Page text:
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Occupation and male infertility: glycol ethers and other exposures
  1. N Cherry1,
  2. H Moore2,
  3. R McNamee1,
  4. A Pacey2,
  5. G Burgess1,
  6. J-A Clyma1,
  7. M Dippnall1,
  8. H Baillie2,
  9. A Povey1,
  10. participating centres of Chaps-UK
  1. 1
    Centre for Occupational and Environmental Health, University of Manchester, UK
  2. 2
    Academic Unit of Reproductive and Developmental Medicine, University of Sheffield, UK
  1. Nicola Cherry, Community and Occupational Medicine Program, 13-103 Clinical Sciences Building, University of Alberta, Edmonton Alberta, Canada T6G 2G3; nicola.cherry{at}ualberta.ca

Footnotes

  • Funding: The study was funded by the UK Health and Safety Executive, the UK Department of Environment, Transport and the Regions, the UK Department of Health and the European Chemical Industry Council. The views expressed are those of the authors and not necessarily those of the funding bodies.

  • Competing interests: None.

  • Ethics approval: Ethical approval was given by the Multi-Centre Ethics Committee for the North West (ref. no. MREC 98/8/73) with subsequent approval given by the Local Research Ethics Committee at each site.

  • Participating centres of Chaps-UK: Department of Obstetrics and Gynaecology, Queens University, Belfast; Assisted Conception Unit, Birmingham Women’s Hospital; Division of Obstetrics and Gynaecology, St Michael’s Hospital, Bristol; Directorate of Women’s Health, Southmead Hospital, Bristol; Cardiff Assisted Reproduction Unit, University of Wales; MRC Reproductive Biology Unit, Edinburgh; Reproductive Medicine Unit, Liverpool Women’s Hospital; St Bartholomew’s Hospital, London; Department of Obstetrics and Gynaecology, Royal Free and University College, London; Department of Reproductive Medicine, St Mary’s Hospital, Manchester; IVF/Immunology Laboratory, Hope Hospital, Salford; Department of Histopathology, Wythenshawe Hospital, Manchester; International Centre for Life, Newcastle; Department of Obstetrics and Gynaecology, Jessop Hospital for Women, Sheffield; Shropshire and Mid-Wales Fertility Centre, Royal Shrewsbury NHS Trust.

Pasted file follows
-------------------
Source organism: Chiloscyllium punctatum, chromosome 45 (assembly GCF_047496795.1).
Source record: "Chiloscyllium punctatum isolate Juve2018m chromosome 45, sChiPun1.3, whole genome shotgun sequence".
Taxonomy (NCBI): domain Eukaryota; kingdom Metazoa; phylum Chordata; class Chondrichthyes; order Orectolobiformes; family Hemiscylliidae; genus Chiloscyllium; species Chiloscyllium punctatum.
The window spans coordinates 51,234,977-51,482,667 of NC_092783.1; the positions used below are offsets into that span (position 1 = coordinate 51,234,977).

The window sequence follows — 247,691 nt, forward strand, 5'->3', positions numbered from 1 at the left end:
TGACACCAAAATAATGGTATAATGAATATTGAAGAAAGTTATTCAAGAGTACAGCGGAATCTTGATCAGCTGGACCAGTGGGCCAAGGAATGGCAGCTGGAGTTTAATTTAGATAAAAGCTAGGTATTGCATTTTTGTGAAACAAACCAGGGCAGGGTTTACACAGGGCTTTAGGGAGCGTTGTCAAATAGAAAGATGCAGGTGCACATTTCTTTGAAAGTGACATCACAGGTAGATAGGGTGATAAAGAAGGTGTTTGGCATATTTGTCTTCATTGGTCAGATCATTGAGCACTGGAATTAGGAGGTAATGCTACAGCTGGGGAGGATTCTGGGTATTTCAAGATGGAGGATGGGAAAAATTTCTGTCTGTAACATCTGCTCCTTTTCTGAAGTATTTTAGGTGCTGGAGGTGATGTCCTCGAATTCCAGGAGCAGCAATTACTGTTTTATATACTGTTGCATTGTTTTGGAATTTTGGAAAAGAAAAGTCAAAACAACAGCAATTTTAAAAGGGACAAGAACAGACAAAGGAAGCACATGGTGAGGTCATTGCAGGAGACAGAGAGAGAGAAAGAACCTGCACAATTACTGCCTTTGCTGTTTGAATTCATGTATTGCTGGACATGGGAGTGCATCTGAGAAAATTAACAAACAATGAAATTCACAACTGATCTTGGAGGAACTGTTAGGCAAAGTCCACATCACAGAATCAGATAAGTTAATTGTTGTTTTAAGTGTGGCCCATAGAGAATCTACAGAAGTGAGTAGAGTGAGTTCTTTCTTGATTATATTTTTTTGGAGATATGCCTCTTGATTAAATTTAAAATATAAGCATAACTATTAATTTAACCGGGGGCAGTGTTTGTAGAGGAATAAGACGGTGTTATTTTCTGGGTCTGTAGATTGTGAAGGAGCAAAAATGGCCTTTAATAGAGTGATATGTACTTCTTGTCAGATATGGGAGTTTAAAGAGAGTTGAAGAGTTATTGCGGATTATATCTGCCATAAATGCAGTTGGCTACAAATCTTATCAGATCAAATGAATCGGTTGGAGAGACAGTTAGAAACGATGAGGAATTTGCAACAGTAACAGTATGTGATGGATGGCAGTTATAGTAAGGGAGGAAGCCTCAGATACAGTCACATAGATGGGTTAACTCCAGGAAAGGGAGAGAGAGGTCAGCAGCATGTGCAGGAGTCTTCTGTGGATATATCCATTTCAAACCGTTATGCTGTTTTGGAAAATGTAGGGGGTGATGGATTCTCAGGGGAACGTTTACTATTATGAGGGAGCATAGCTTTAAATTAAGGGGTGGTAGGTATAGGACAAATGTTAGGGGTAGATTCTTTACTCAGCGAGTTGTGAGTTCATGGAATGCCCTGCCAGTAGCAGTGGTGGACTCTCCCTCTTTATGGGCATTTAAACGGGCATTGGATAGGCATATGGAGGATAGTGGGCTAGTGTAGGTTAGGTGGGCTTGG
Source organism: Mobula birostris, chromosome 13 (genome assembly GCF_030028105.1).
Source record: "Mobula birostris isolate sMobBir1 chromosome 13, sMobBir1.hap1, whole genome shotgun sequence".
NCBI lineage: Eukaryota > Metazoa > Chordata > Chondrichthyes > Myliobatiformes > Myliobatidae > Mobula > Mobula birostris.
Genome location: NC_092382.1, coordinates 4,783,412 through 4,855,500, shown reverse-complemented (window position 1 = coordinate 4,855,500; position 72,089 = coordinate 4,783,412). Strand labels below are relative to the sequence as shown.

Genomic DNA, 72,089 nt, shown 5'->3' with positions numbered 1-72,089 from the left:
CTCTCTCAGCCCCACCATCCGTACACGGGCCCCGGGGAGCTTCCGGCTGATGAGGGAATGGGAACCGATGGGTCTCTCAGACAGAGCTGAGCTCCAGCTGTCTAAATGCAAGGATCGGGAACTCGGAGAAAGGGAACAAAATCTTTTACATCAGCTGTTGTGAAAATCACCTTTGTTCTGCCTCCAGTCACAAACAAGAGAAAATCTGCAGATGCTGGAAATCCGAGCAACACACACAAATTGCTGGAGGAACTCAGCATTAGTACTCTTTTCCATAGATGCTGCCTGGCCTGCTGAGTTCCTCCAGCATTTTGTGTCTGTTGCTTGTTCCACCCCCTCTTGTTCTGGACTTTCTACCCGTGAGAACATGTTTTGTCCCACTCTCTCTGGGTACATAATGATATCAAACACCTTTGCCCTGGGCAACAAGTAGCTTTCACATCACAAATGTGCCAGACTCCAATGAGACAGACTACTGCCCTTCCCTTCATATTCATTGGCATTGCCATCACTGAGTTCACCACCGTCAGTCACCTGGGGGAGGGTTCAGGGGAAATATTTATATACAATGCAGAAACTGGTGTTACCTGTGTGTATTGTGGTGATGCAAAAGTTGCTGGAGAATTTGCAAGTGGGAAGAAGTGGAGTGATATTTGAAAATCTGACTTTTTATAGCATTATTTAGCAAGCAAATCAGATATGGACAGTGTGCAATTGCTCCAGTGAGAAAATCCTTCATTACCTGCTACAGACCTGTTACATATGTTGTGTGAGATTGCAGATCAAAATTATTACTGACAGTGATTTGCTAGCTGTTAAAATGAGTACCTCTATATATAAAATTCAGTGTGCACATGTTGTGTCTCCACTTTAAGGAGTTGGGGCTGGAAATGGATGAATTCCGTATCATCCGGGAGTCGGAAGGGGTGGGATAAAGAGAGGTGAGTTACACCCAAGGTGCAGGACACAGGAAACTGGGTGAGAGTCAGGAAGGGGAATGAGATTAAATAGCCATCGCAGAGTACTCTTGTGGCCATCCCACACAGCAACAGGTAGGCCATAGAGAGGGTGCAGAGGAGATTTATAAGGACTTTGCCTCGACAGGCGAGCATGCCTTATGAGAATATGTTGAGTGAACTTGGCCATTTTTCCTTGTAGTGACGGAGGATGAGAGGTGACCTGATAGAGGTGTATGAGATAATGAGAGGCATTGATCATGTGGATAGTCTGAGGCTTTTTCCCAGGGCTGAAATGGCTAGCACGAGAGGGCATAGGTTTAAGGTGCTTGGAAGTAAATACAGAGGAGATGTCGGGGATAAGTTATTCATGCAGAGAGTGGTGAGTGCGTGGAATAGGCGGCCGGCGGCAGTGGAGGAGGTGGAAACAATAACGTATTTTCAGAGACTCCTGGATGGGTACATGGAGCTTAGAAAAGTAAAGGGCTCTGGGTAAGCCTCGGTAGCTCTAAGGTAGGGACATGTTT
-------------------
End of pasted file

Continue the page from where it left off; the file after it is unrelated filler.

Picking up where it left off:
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Footnotes

  • Funding: The study was funded by the UK Health and Safety Executive, the UK Department of Environment, Transport and the Regions, the UK Department of Health and the European Chemical Industry Council. The views expressed are those of the authors and not necessarily those of the funding bodies.

  • Competing interests: None.

  • Ethics approval: Ethical approval was given by the Multi-Centre Ethics Committee for the North West (ref. no. MREC 98/8/73) with subsequent approval given by the Local Research Ethics Committee at each site.

  • Participating centres of Chaps-UK: Department of Obstetrics and Gynaecology, Queens University, Belfast; Assisted Conception Unit, Birmingham Women’s Hospital; Division of Obstetrics and Gynaecology, St Michael’s Hospital, Bristol; Directorate of Women’s Health, Southmead Hospital, Bristol; Cardiff Assisted Reproduction Unit, University of Wales; MRC Reproductive Biology Unit, Edinburgh; Reproductive Medicine Unit, Liverpool Women’s Hospital; St Bartholomew’s Hospital, London; Department of Obstetrics and Gynaecology, Royal Free and University College, London; Department of Reproductive Medicine, St Mary’s Hospital, Manchester; IVF/Immunology Laboratory, Hope Hospital, Salford; Department of Histopathology, Wythenshawe Hospital, Manchester; International Centre for Life, Newcastle; Department of Obstetrics and Gynaecology, Jessop Hospital for Women, Sheffield; Shropshire and Mid-Wales Fertility Centre, Royal Shrewsbury NHS Trust.

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